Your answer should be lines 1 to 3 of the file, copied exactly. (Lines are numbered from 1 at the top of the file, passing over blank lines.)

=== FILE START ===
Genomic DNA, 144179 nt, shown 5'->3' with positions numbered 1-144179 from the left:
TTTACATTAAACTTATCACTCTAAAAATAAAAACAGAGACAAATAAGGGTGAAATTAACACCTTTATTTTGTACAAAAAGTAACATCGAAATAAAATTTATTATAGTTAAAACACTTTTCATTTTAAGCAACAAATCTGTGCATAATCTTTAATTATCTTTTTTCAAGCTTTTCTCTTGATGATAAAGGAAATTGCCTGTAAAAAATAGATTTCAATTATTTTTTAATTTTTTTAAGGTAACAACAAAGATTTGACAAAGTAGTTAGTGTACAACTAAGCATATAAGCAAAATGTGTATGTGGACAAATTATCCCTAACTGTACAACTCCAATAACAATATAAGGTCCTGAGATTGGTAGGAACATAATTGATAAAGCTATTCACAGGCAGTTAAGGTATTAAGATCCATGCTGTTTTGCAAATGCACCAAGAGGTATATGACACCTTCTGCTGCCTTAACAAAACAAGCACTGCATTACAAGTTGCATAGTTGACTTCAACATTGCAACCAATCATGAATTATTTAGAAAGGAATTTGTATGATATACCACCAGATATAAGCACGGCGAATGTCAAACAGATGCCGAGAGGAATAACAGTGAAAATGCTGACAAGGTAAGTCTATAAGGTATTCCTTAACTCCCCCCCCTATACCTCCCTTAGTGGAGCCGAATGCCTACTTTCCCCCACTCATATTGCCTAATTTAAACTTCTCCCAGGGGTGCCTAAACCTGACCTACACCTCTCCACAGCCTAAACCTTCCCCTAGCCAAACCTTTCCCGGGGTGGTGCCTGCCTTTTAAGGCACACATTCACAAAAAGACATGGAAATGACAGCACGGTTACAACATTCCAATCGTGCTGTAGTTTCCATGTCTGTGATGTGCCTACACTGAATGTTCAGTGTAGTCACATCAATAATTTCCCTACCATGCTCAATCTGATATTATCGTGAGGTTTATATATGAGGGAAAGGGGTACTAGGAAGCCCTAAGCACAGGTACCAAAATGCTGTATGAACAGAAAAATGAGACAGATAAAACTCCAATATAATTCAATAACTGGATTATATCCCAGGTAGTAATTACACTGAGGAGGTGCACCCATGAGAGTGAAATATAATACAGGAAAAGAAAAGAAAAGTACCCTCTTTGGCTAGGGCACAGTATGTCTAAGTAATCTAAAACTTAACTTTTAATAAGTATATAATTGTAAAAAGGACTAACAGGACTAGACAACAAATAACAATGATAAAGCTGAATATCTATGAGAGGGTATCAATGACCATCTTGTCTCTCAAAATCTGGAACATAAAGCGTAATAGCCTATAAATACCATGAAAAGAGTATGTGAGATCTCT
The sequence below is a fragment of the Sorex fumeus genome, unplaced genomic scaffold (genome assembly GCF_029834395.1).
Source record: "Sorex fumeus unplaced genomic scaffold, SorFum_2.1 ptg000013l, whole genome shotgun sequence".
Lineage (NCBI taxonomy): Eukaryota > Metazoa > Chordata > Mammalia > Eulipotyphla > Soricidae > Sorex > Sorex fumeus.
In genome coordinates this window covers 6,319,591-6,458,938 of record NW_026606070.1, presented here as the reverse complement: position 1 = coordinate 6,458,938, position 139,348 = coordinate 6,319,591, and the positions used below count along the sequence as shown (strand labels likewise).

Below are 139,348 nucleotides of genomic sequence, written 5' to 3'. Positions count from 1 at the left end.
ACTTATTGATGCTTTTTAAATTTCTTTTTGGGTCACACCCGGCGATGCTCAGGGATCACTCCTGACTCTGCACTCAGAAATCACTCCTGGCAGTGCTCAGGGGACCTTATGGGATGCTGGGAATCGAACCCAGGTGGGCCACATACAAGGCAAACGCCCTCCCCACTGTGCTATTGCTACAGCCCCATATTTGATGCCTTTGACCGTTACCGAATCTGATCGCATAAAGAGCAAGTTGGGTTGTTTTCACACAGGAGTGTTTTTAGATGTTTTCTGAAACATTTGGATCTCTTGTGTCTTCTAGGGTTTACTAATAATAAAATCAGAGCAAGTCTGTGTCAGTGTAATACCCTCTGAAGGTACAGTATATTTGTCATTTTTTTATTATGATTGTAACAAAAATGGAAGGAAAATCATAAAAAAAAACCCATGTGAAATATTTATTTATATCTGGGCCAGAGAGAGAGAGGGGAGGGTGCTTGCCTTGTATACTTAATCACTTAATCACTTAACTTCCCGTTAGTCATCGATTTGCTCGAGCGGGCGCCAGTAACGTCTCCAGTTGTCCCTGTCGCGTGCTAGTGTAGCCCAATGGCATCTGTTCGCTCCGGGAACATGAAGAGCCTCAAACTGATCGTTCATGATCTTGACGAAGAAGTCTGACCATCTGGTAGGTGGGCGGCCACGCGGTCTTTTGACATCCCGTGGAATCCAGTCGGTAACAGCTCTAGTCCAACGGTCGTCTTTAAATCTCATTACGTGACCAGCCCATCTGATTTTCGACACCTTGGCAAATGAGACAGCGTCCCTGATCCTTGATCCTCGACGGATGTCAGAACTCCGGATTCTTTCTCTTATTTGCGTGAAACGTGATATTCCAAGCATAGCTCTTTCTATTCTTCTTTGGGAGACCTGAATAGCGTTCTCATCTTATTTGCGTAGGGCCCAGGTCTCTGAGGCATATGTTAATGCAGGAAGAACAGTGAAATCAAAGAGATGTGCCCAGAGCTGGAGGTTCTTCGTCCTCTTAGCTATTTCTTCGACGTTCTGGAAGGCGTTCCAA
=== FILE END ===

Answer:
Genomic DNA, 144179 nt, shown 5'->3' with positions numbered 1-144179 from the left:
TTTACATTAAACTTATCACTCTAAAAATAAAAACAGAGACAAATAAGGGTGAAATTAACACCTTTATTTTGTACAAAAAGTAACATCGAAATAAAATTTATTATAGTTAAAACACTTTTCATTTTAAGCAACAAATCTGTGCATAATCTTTAATTATCTTTTTTCAAGCTTTTCTCTTGATGATAAAGGAAATTGCCTGTAAAAAATAGATTTCAATTATTTTTTAATTTTTTTAAGGTAACAACAAAGATTTGACAAAGTAGTTAGTGTACAACTAAGCATATAAGCAAAATGTGTATGTGGACAAATTATCCCTAACTGTACAACTCCAATAACAATATAAGGTCCTGAGATTGGTAGGAACATAATTGATAAAGCTATTCACAGGCAGTTAAGGTATTAAGATCCATGCTGTTTTGCAAATGCACCAAGAGGTATATGACACCTTCTGCTGCCTTAACAAAACAAGCACTGCATTACAAGTTGCATAGTTGACTTCAACATTGCAACCAATCATGAATTATTTAGAAAGGAATTTGTATGATATACCACCAGATATAAGCACGGCGAATGTCAAACAGATGCCGAGAGGAATAACAGTGAAAATGCTGACAAGGTAAGTCTATAAGGTATTCCTTAACTCCCCCCCCTATACCTCCCTTAGTGGAGCCGAATGCCTACTTTCCCCCACTCATATTGCCTAATTTAAACTTCTCCCAGGGGTGCCTAAACCTGACCTACACCTCTCCACAGCCTAAACCTTCCCCTAGCCAAACCTTTCCCGGGGTGGTGCCTGCCTTTTAAGGCACACATTCACAAAAAGACATGGAAATGACAGCACGGTTACAACATTCCAATCGTGCTGTAGTTTCCATGTCTGTGATGTGCCTACACTGAATGTTCAGTGTAGTCACATCAATAATTTCCCTACCATGCTCAATCTGATATTATCGTGAGGTTTATATATGAGGGAAAGGGGTACTAGGAAGCCCTAAGCACAGGTACCAAAATGCTGTATGAACAGAAAAATGAGACAGATAAAACTCCAATATAATTCAATAACTGGATTATATCCCAGGTAGTAATTACACTGAGGAGGTGCACCCATGAGAGTGAAATATAATACAGGAAAAGAAAAGAAAAGTACCCTCTTTGGCTAGGGCACAGTATGTCTAAGTAATCTAAAACTTAACTTTTAATAAGTATATAATTGTAAAAAGGACTAACAGGACTAGACAACAAATAACAATGATAAAGCTGAATATCTATGAGAGGGTATCAATGACCATCTTGTCTCTCAAAATCTGGAACATAAAGCGTAATAGCCTATAAATACCATGAAAAGAGTATGTGAGATCTCT
The sequence below is a fragment of the Sorex fumeus genome, unplaced genomic scaffold (genome assembly GCF_029834395.1).